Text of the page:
6 debt to its face value. In the sample of low-income countries we will consider, this ratio varies from a highly concessional 47 percent to a virtually non-concessional 95 percent. A further complication is that published data do not distinguish between forgiveness of (i) flows of maturities falling due during a specified period, (ii) stocks of debt outstanding, and (iii) arrears. Rather, the nominal value of the amounts forgiven is typically reported. Thus for example a debt relief operation that forgives $100 million in principal and interest payments falling due in the current year would be indistinguishable from a debt relief operation that forgives a stock of debt outstanding of $100 million, despite the fact that the latter involves the forgiveness of future debt service obligations with a present value that is likely to be substantially less than the $100 million in maturities falling due in the current period. The valuation of a forgiveness of $100 million in arrears is even more complicated, as it requires us to take a stand on whether the debtor country had any intention of paying these arrears in the first place. Yet all three transactions would be recorded identically. The second difficulty has to do with the reporting of net effects of concessional reschedulings. Typically in such agreements interest and principal payments falling due during a period of a few years are rescheduled on more favorable terms for the debtor, resulting in a new stream of future debt service obligations with a present value that is lower than the original payments that were rescheduled. Standard data sources such as the World Bank's Global Development Finance publication report the gross reduction in debt service in a given year due to current and past reschedulings, but they do not provide information on the net change in debt service obligations. In this paper we use a set of preliminary estimates of debt relief that we developed in Depetris and Kraay (2005), based on creditor-reported data from four main sources: bilateral creditors operating through the Paris Club; multilateral creditors operating through the HIPC initiative; a small donor-funded debt-buyback facility for low-income countries operated by the World Bank; and bilateral debt relief provided by Russia. 4 As detailed in Appendix A of Depetris and Kraay (2005) we combine information on nominal amounts of debt rescheduled or forgiven with rough estimates of the concessionality of the rescheduling and somewhat more sophisticated estimates of the concessionality of the stock of debt itself to arrive at estimates of 4 While together these four sources account for the bulk of debt relief to low income countries during the period we study, they are not comprehensive as they exclude debt relief granted by bilateral non Russian creditors outside of the Paris Club. 5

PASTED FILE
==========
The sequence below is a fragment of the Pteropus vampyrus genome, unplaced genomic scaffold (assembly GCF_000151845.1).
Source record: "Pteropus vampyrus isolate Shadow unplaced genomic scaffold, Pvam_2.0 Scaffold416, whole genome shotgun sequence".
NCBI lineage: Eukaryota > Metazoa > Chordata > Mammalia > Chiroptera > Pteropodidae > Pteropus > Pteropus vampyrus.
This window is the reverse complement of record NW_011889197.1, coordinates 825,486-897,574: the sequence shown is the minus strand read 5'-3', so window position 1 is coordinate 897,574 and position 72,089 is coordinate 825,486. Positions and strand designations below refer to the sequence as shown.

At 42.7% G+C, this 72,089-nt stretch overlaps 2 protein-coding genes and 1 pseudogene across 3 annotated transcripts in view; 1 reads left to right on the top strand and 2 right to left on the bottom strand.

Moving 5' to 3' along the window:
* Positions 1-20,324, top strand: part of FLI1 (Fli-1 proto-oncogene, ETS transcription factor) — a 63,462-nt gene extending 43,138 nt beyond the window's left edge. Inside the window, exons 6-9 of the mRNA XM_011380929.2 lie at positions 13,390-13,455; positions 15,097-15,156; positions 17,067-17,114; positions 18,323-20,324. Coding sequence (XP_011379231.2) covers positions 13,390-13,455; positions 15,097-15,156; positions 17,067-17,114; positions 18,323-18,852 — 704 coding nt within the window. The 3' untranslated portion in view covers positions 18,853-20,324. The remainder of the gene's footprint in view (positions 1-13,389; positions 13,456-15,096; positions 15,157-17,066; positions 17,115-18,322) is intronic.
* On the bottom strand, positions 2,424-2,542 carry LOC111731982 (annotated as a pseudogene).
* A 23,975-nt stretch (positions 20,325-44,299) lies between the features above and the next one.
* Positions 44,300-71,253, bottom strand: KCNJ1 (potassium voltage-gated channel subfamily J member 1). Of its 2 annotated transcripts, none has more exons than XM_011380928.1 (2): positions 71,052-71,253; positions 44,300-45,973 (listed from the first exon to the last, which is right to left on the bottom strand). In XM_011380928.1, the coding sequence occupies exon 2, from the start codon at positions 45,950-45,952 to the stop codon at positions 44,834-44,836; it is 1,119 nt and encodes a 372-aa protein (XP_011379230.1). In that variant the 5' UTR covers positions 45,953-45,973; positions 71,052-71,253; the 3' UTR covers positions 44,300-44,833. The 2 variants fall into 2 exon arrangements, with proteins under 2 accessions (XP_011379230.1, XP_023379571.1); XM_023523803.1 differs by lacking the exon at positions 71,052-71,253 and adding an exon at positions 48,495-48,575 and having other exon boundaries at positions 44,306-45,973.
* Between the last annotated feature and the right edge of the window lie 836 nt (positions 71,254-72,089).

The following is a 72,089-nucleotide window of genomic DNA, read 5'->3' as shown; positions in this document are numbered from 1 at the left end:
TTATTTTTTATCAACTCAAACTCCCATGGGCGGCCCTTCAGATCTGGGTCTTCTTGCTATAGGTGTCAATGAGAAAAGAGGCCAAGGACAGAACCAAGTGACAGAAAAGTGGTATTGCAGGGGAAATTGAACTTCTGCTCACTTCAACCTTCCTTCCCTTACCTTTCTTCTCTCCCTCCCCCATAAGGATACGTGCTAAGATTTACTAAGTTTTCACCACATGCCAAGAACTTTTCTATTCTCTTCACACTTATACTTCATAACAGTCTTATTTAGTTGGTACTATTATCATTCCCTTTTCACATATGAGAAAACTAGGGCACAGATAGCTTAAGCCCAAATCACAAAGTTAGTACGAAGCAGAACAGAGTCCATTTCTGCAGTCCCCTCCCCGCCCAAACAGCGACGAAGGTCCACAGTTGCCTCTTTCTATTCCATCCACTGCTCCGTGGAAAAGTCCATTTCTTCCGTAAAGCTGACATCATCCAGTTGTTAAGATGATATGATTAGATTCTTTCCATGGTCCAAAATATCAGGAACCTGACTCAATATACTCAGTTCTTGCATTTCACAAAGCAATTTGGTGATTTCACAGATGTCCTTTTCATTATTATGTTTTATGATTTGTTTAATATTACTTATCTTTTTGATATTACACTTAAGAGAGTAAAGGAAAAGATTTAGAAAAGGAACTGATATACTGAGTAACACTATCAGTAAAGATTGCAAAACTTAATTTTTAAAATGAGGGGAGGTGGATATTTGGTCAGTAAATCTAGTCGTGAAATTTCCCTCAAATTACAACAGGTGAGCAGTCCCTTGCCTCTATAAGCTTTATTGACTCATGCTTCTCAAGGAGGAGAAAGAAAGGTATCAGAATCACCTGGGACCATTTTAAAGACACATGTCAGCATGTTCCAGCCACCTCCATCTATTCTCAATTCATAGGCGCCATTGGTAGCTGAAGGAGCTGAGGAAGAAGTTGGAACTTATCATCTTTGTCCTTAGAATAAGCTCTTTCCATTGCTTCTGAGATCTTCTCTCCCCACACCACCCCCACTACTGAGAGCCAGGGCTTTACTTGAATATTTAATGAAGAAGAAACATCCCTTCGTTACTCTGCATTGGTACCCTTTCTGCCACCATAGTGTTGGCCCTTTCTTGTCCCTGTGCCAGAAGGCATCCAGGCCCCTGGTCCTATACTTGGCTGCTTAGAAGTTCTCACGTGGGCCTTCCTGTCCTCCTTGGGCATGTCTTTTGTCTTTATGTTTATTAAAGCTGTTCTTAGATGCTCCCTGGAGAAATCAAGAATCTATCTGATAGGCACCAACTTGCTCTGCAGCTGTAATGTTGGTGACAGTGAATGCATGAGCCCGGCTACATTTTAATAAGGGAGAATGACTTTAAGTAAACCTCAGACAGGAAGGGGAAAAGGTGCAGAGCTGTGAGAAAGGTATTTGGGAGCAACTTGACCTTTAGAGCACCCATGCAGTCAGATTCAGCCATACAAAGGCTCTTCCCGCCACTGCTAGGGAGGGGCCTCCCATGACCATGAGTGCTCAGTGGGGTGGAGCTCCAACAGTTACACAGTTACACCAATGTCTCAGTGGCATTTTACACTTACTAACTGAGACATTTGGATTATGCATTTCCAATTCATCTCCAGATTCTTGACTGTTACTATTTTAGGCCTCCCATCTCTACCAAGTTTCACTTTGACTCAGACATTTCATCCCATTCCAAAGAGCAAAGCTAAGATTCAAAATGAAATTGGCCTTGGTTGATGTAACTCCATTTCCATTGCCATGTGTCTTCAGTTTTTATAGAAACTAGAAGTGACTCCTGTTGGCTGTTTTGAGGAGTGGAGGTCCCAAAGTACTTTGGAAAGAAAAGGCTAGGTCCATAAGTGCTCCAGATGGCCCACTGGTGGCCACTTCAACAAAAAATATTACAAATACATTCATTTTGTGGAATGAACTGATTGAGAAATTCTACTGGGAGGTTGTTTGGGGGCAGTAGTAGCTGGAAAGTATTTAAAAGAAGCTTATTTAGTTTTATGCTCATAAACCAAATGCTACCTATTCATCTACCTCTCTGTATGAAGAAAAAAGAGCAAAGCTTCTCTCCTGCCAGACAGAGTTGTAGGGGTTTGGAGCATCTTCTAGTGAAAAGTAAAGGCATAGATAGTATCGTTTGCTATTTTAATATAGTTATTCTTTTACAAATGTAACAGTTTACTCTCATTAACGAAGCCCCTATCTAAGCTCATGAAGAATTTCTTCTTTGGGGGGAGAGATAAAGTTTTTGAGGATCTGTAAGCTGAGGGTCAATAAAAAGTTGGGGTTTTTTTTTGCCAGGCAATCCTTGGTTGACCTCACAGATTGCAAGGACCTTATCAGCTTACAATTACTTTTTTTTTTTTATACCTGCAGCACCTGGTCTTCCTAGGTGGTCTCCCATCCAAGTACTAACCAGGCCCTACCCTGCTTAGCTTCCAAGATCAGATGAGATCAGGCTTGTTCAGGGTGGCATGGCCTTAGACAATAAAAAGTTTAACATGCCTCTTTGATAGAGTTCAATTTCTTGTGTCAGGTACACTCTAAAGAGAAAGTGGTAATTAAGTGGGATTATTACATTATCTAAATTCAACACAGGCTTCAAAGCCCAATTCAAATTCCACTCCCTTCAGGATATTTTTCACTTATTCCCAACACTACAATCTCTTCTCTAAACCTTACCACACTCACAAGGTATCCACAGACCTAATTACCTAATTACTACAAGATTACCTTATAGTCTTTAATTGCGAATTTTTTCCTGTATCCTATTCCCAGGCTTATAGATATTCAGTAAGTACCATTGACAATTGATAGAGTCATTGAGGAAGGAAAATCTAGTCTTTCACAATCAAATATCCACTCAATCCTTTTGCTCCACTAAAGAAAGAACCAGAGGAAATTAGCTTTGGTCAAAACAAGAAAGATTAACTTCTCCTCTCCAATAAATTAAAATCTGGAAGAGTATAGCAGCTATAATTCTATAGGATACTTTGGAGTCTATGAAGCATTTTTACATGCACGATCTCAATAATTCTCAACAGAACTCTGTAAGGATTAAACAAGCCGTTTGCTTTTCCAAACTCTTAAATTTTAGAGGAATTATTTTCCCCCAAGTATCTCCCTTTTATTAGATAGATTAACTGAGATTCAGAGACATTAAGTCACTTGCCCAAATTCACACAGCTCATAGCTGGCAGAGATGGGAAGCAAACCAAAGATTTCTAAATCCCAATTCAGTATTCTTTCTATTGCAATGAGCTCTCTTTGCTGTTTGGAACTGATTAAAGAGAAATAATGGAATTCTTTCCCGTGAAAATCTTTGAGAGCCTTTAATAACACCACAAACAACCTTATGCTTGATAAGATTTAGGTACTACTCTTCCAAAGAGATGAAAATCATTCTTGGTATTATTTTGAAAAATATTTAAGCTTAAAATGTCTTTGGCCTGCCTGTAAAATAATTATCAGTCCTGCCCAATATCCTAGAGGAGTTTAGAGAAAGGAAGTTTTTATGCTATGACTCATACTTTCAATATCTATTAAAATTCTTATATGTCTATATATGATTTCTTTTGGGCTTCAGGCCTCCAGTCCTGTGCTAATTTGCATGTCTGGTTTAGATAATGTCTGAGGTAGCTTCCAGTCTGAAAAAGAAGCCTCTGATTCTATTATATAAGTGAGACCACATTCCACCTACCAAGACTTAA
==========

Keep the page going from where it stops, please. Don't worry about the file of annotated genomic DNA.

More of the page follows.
7 the present value of debt relief provided, by country and year, for a sample of 62 developing countries since In Table 1 we report the total present value of debt relief by country expressed in dollar terms and as a share of the present value of the stock of public and publicly-guaranteed debt outstanding. We do this for three five-year subperiods that we will use in our empirical analysis below, , , and We obtain the total present value of debt relief for each sub-period by discounting our annual estimates of debt relief back to 1988, 1993, and 1998 respectively. Many of the countries in our sample have benefitted from quite substantial debt relief relative to their stock of debt outstanding. The composition of the different sources of debt relief has also varied over time, as shown in Figure 1. Debt relief provided by Russia has been substantial only in a few years when very large amounts were granted to a relatively small number of debtors. For example, virtually all of the $9 billion in debt relief granted by Russia in 2000 went to Vietnam. Similarly almost all of Russian debt relief in 1996 and 1999 went to Nicaragua and Ethiopia, respectively. Debt relief from multilateral creditors emerges only in 1998 as the first few countries in the HIPC process benefit from debt relief. The bulk of multilateral debt relief was provided in 2000 as more countries qualified for relief under the Extended HIPC initiative which featured broader eligibility and weaker conditionality than the original HIPC initiative. We are currently also developing more elaborate estimates of the net change in the entire future profile of debt service obligations of a country due to debt relief granted in each year, using the loan-level Debtor Reporting System database maintained by the World Bank. For most of this paper we will organize our data into three five-year periods, , , and For each five-year period, we compute the present value of the annual debt relief series for each country, and express it as a share of GDP in the year prior to the beginning of the period. Figure 2 provides a visual overview of the distribution of debt relief and overall indebtedness, for the last of these three periods. We graph the present value of debt relief during the period , expressed as a share of GDP in 1998, against the present value of external debt as a share of exports in The graph shows a positive simple correlation: initially more-indebted countries received more debt relief during the subsequent five-year period. We shall see however that this simple correlation is substantially weakened 6